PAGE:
Instructors must turn all grades and attendance records in to the Registrar’s office within one week after the end of each quarter. The Registrar’s office will issue report cards to students who have earned grades.
Repeating a Course
If a student has taken a course and received a poor grade, he or she may request permission to retake the course and have the better of the two grades entered on his or her official transcript. Regular tuition will be charged for each time the course is taken.
Any student who gets six or more units with the grade “F” will be placed on “academic probation.” This simply means that during the next quarter the student will have the care and concern of the faculty and administration to help him or her do better. It is advisable to come to an instructor or the Dean before getting to this point. They will be glad to help.
Adding, Changing or Dropping Classes
A student may add, change, or drop courses during the first three weeks of the quarter by going to the Registrar and filling out the proper form.
If a student desires to drop a course, he or she must notify the Registrar. This way, financial credit will be received according to the refund schedule in the financial section of this catalog, and the student will receive a “W” for that course (Withdrew). If a student simply stops attending class, he or she will still be carried on the roll sheet, charged accordingly, and may receive an “F” for the course. So be sure to let the Registrar know before dropping so that your grades and charges are accurate.
Sometimes a student wants to take a particular course but does not want to take it for credit. This is referred to as “auditing” a course. The cost is lower and the student receives all materials, but has no requirements for homework, tests, or attendance. The “auditor” simply sits in the class and listens.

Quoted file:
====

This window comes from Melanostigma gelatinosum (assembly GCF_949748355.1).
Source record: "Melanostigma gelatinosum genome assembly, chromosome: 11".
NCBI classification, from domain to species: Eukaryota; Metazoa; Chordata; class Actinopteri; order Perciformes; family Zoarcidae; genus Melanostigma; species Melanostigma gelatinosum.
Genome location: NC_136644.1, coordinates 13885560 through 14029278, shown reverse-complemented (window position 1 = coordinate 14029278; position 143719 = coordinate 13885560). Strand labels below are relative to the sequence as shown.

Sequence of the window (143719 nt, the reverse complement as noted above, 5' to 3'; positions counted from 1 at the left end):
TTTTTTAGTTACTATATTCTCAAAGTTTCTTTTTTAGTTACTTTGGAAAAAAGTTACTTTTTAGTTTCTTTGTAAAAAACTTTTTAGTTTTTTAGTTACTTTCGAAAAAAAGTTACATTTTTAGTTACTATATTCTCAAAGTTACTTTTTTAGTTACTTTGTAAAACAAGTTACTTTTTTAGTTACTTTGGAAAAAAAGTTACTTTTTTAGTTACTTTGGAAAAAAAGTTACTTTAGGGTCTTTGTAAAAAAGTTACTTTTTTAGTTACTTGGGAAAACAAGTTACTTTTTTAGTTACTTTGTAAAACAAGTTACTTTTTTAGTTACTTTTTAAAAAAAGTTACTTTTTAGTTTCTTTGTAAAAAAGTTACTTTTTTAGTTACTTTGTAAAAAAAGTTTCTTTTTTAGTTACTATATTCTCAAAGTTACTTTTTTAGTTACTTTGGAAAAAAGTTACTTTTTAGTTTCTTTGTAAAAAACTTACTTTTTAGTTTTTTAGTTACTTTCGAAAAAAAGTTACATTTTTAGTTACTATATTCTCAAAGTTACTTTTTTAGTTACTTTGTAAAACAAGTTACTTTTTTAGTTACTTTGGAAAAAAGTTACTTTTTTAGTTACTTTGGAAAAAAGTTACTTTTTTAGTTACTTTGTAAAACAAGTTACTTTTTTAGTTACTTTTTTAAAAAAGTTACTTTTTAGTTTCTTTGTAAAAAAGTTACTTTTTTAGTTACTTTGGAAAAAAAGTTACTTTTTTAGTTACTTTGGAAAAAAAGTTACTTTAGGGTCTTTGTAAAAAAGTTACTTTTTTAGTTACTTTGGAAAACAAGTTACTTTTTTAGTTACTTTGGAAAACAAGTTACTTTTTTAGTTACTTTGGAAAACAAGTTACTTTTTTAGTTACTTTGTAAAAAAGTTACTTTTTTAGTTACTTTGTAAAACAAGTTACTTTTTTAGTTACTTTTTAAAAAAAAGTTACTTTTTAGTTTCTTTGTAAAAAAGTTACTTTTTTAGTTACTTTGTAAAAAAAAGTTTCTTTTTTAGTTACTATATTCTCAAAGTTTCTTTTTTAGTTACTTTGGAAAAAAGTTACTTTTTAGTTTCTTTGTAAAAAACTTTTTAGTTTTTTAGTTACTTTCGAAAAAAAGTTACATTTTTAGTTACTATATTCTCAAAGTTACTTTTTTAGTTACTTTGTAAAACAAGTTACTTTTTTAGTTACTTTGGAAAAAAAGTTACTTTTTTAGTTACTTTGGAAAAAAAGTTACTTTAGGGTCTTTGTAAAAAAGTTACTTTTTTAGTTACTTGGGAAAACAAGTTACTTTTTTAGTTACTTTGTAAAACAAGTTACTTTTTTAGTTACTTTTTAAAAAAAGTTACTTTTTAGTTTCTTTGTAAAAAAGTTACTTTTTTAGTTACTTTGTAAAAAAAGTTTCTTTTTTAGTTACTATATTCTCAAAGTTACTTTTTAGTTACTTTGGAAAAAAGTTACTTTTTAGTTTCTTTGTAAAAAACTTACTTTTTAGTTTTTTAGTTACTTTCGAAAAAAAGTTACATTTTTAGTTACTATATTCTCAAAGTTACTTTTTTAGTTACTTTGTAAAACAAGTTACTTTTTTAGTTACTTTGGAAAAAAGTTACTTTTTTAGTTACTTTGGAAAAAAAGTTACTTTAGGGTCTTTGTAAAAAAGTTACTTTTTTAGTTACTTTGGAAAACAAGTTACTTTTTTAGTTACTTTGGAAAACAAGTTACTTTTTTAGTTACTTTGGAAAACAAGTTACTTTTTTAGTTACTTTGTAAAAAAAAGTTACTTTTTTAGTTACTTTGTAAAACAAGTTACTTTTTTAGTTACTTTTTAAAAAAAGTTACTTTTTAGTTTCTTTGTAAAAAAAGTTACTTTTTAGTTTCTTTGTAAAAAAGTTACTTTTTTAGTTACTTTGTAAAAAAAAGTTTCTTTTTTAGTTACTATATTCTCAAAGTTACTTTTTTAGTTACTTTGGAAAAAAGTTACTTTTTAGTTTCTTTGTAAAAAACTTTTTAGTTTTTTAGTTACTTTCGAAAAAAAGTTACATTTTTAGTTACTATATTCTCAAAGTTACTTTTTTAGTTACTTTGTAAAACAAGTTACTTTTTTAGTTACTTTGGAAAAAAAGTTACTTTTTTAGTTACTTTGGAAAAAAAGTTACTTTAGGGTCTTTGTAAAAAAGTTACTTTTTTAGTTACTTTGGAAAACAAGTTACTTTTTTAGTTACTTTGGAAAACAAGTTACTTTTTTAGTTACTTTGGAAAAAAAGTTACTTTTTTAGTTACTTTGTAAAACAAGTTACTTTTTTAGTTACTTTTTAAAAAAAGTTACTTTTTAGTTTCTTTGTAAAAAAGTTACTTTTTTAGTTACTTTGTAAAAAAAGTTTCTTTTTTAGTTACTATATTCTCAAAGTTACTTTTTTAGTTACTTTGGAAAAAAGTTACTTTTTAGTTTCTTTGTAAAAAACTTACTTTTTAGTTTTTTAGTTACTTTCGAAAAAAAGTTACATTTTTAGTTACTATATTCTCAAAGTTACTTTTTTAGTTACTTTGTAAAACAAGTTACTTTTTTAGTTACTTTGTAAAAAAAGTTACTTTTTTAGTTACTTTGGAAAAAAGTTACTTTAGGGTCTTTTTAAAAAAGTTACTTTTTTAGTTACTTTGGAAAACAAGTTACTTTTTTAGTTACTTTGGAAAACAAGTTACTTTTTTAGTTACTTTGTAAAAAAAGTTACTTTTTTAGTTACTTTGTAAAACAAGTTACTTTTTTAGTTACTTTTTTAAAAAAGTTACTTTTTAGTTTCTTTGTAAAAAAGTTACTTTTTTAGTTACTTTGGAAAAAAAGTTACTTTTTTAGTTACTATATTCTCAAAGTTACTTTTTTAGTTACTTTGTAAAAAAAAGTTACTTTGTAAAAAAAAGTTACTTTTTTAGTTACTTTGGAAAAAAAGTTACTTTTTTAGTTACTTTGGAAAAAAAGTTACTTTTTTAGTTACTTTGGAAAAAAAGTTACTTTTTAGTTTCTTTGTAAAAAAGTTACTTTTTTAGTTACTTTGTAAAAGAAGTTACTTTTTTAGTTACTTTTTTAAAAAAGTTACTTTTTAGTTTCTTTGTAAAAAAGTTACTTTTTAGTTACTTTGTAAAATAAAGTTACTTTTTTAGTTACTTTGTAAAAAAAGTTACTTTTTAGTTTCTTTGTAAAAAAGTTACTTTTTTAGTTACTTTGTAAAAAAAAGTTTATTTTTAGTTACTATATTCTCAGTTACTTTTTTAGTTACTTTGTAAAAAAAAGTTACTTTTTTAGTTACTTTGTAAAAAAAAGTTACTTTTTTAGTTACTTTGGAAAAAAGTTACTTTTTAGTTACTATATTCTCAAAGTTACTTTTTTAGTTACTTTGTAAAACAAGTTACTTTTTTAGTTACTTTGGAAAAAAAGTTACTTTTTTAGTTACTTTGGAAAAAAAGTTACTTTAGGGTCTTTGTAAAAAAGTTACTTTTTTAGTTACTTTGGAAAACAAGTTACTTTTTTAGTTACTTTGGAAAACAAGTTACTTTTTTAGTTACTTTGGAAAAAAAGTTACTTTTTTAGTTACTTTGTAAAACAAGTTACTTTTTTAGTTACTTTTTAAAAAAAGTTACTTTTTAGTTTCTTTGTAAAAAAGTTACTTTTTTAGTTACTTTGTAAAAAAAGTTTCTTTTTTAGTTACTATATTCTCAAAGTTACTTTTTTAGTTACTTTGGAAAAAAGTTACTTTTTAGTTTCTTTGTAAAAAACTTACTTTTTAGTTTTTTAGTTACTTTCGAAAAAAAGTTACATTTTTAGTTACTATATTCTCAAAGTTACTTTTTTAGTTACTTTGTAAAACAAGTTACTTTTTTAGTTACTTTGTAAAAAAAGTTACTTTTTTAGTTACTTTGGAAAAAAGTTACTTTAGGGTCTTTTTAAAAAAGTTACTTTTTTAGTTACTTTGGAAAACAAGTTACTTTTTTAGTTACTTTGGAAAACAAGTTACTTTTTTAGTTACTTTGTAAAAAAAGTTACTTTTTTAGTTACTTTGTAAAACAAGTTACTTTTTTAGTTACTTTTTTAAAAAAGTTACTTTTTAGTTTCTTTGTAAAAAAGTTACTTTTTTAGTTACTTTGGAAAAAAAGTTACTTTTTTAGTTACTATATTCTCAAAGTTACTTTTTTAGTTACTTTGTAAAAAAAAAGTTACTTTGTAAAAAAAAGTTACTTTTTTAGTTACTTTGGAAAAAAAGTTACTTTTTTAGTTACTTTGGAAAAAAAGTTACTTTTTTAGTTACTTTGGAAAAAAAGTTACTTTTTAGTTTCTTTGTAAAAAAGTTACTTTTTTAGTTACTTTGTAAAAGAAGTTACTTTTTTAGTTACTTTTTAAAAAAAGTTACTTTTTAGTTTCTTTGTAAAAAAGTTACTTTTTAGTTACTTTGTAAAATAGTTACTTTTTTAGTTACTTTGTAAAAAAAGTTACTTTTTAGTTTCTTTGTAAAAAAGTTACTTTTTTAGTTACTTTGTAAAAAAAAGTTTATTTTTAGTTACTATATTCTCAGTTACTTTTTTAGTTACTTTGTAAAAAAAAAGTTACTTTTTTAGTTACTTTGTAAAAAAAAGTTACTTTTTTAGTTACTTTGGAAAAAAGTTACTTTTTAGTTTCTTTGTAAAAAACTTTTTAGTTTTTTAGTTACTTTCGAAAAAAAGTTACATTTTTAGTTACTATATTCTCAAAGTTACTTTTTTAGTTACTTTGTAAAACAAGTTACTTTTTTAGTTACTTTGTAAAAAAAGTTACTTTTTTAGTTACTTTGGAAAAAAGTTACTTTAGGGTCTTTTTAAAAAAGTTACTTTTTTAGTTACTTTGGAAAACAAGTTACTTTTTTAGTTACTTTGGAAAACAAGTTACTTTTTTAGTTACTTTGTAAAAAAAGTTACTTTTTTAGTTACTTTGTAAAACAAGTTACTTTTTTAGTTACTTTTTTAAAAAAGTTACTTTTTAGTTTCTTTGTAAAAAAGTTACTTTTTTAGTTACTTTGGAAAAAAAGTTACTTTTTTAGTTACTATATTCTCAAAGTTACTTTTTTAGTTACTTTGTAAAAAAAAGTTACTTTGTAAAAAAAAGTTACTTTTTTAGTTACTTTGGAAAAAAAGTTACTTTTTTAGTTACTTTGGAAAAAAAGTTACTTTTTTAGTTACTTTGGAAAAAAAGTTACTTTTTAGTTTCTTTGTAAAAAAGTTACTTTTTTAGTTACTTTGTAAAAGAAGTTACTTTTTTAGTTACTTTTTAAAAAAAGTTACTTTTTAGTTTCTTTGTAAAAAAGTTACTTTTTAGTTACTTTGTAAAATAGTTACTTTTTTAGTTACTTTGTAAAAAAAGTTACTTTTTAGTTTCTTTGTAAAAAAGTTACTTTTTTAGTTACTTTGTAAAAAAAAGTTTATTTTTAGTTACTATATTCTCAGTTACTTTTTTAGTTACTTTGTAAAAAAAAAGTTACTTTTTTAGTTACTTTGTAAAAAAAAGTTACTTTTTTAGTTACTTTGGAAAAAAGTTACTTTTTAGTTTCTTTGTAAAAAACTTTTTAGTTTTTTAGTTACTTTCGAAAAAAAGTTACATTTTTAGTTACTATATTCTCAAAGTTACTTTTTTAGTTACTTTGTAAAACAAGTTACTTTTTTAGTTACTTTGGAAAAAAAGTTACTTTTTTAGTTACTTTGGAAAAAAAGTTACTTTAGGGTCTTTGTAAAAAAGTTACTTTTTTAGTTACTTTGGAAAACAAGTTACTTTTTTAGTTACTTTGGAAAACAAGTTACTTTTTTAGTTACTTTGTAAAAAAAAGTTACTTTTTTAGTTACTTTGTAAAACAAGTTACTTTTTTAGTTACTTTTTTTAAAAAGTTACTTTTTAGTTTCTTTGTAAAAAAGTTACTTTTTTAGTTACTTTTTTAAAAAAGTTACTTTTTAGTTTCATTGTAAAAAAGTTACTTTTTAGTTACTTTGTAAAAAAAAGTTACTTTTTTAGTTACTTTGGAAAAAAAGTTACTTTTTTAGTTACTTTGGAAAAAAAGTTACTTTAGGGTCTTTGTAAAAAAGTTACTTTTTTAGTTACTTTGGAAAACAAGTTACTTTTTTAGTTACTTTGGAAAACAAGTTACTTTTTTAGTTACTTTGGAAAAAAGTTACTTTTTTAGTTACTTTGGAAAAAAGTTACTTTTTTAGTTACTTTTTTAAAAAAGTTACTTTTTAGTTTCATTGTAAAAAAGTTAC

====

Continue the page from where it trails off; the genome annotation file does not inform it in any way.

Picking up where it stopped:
Audit students do not normally receive a grade, since they are not taking the course for credit. However, some audit students would like the option of receiving credit later for a course. They need to do the following: Let the instructor know; fulfill all normal attendance, homework, and test requirements; and ask the instructor to issue them a “grade” in his or her grade book at the end of the quarter. When they later want the audit changed to credit, they must come to the Registrar and request the change. If everything is in order, they may pay the rest of their tuition and the Registrar will enter their grade and units of credit on their official transcript as a regular course.
Attendance is required, even if a student can pass exams without coming to class. This is because God’s goal for us is to sit under men and women of God, picking up their spirit, not just information to fill our minds. God ministers through lives. The personal contact with an instructor is more important than simply gathering his or her notes. (Luke 6:40)
Also, maintaining the unity of the Body with other students in the class is essential to growing in the grace and knowledge of our Lord Jesus Christ. When some students miss class often, or straggle in late, the unity is broken and a detached attitude sets in which takes the joy and depth out of growing together in Christ. Therefore, absences and “tardies” are recorded. Here are the specifics of the Attendance Policy:
Tardy—arriving in class after it has started. Three “tardies” are recorded as one unexcused absence.
Unexcused absences—one per class, each quarter, maximum.
Excused absences—three per class, each quarter, maximum.
Total absences—three per class, each quarter, excused or not. Definition: Excused absences are allowed for sickness, death in the family, or other pressing business. They are not allowed for vacations, helping someone move, working overtime to get extra money, or other “good” reasons. (Prov. 21:2)
“Total absences” means the sum total of excused and unexcused absences, including absences recorded due to having three or more “tardies.” (For example, if a student has one unexcused absence, then he or she only qualifies for two excused absences, not three. Or if he or she has three “tardies” and one unexcused absence, then only one more excused absence is allowed. The total cannot exceed three in any case.) Any unresolved situations will be referred to the Dean for his decision.